YarraLoch Stephanie’s Dream Pinot Noir 2010 $50
Coldstream, Yarra Valley, Victoria
Stephen Wood owns the YarraLoch brand and vineyards and wine is made under contract by David Bicknell. In 2010 the pinot’s an absolute stunner with its brilliant, medium hue, delicious perfume and thrilling, deeply layered palate. It’s produced from two clones of low-yielding pinot, converted to wine through three different fermentation techniques – including labour-intensive foot stomping and hand plunging for two components. The fermentations use a combination of wild and inoculated yeast and maturation is in range of French oak vessels of varying age and size. The result is pristine, highly concentrated, elegant pinot with deep underlying savouriness. Should evolve well for many years.
De Bortoli Windy Peak Pinot Noir 2010 $11.40–$1410
Yarra Valley, Victoria
The profound finessing of Australian wine now underway means we can marvel at a glorious pinot, like the Yarraloch Stephanie’ reviewed here today – or simply enjoy the exuberant varietality of a Windy Peak. The former flourished for days on the tasting bench – a wine with a future as well as a present. The latter provided a slurpy, pure-pinot juiciness, complete with tannin structure and rich texture – at its best the day we opened it.
Church Road Chardonnay 2010 $21–$26
Hawkes Bay, New Zealand
Church Road, founded in the 1890s, now sits with Australia’s Jacob’s Creek and New Zealand compatriot wine brands, Brancott Estates and Stoneleigh, under the ownership of France’s Pernod Ricard. Church Road seems to be a style in transition from old-fashioned, turbo-charged oak-fruit-malo-leesy gob-filler, to a more refined modern style. I hear the 2011’s finer again than the 2010, which still sits in the big, ripe, juicy, richly textured style – clearly revealing the winemaking influences on the lovely fruit flavour. It’s a very appealing drink, but may be a little over the top for some palates.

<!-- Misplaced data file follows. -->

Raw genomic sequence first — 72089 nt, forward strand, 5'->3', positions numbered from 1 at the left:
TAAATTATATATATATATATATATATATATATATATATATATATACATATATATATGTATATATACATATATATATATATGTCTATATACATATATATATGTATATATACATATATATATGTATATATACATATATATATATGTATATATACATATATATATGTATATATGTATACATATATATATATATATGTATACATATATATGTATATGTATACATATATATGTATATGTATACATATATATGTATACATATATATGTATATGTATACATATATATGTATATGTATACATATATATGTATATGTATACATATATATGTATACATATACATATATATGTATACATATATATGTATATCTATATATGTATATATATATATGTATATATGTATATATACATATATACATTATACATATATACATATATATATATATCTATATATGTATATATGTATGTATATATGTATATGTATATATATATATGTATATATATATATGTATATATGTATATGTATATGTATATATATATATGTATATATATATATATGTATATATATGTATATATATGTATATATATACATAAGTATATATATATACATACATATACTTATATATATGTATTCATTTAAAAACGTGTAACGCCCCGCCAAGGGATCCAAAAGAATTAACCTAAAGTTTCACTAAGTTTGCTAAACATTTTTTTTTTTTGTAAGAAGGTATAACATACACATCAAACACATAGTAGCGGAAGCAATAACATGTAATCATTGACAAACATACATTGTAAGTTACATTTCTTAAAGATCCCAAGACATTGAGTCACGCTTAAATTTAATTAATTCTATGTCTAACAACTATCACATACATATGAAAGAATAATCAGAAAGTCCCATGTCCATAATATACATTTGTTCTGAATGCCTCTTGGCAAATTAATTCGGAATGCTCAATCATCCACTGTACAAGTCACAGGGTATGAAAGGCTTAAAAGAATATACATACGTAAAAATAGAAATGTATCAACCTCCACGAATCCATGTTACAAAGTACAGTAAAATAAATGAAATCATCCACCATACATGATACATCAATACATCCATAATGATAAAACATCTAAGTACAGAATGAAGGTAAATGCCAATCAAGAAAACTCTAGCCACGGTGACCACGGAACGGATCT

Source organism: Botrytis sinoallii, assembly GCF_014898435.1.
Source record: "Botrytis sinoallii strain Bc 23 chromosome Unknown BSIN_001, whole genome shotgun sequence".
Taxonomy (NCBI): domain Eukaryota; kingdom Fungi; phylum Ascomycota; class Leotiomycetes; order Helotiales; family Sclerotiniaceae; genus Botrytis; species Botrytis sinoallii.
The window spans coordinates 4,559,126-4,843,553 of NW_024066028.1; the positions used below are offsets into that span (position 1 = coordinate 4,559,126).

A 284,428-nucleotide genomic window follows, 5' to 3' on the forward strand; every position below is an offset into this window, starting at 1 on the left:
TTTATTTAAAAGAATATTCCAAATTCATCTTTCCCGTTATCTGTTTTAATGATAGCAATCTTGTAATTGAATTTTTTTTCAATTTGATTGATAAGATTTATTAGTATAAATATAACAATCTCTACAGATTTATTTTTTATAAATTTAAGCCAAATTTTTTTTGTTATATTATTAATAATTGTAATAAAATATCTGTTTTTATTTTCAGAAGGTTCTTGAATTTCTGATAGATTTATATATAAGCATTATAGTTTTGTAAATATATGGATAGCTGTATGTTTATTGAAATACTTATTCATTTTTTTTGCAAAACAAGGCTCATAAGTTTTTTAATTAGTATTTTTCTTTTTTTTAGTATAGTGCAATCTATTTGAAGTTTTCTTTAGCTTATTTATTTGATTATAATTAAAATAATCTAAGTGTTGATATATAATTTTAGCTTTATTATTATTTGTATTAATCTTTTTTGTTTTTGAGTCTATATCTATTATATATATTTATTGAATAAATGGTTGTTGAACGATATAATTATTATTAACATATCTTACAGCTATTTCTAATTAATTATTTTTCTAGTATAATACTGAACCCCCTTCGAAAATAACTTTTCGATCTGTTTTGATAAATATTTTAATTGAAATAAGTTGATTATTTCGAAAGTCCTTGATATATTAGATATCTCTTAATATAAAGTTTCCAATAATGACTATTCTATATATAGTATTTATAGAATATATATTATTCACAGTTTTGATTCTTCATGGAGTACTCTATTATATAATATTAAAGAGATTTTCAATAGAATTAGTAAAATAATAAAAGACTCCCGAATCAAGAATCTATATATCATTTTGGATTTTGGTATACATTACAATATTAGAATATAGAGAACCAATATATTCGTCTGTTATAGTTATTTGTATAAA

Tim Adams Riesling 2011 $19–$22
Clare Valley, South Australia
Tim Adams’ searingly bone-dry riesling attacks with the intensity of unsweetened, fresh squeezed lime juice – exquisitely delicate and mouth puckering at the same time. It’s a little too mouth puckering to enjoy on its own. But the high acidity works well with fish, cutting through the oiliness; and it enhances the briny bite of oysters. The combination of intense flavour, delicacy and high acidity also suggest outstanding long-term cellaring potential. Over time, the varietal flavour and texture of wines like this build in very pleasing ways.
Punt Road Merlot 2010 $24–$27
Napoleone Vineyard, Coldstream, Yarra Valley, Victoria
Winemaker Kate Goodman made just 500 dozen of this wine from two older blocks of the Napoleone vineyard (established 1983). Goodman writes, “the fruit was crushed and soaked for three days to aid colour and flavour extraction. After fermentation, it was pressed and matured in a combination of new and seasoned oak for 12 months”. The result is vividly coloured wine of medium hue and body. The vibrant, fruity flavour comes coated in soft tannins. But these seem to tighten up a after the first glass – showing us that we should never take merlot too lightly.
Chalmers Fiano 2010 $20–$27
Euston, Murray Darling region, New South Wales
Fiano, an ancient Italian white variety widely planted in southern Italy and Sicily, seems at home in the Chalmers family vineyard at Euston, New South Wales. Kim Chalmers says they ferment two thirds of the blend in stainless steel, but complete the other third in old French oak barrels. They blend the barrel-aged portion with the stainless steel component, then age the blend in bottle for a year “to accentuate fiano’s unctuous texture and allow the highly acidic and delicately stone-fruity variety to develop some roundness and weight”. The leesy barrel component dominates the aroma. Nevertheless a unique, pleasantly tart, savouriness pushes through.
Copyright © Chris Shanahan 2012
First published 25 April 2012 in The Canberra Times